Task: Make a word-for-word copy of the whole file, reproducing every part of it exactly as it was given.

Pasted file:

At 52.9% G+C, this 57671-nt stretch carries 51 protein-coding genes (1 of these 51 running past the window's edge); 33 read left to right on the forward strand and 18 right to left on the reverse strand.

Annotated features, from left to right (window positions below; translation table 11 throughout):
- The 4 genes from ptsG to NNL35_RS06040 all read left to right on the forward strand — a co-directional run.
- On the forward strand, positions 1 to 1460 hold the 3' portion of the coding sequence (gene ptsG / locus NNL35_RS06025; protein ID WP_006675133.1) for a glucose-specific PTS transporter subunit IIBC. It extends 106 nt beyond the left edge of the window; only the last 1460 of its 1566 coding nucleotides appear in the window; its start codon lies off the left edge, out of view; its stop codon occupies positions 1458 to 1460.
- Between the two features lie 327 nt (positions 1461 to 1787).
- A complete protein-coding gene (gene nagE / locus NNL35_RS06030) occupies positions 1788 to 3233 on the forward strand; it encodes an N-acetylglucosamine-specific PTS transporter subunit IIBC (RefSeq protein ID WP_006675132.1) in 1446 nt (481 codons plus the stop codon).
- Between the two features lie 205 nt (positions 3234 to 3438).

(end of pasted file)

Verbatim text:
At 52.9% G+C, this 57671-nt stretch carries 51 protein-coding genes (1 of these 51 running past the window's edge); 33 read left to right on the forward strand and 18 right to left on the reverse strand.

Annotated features, from left to right (window positions below; translation table 11 throughout):
- The 4 genes from ptsG to NNL35_RS06040 all read left to right on the forward strand — a co-directional run.
- On the forward strand, positions 1 to 1460 hold the 3' portion of the coding sequence (gene ptsG / locus NNL35_RS06025; protein ID WP_006675133.1) for a glucose-specific PTS transporter subunit IIBC. It extends 106 nt beyond the left edge of the window; only the last 1460 of its 1566 coding nucleotides appear in the window; its start codon lies off the left edge, out of view; its stop codon occupies positions 1458 to 1460.
- Between the two features lie 327 nt (positions 1461 to 1787).
- A complete protein-coding gene (gene nagE / locus NNL35_RS06030) occupies positions 1788 to 3233 on the forward strand; it encodes an N-acetylglucosamine-specific PTS transporter subunit IIBC (RefSeq protein ID WP_006675132.1) in 1446 nt (481 codons plus the stop codon).
- Between the two features lie 205 nt (positions 3234 to 3438).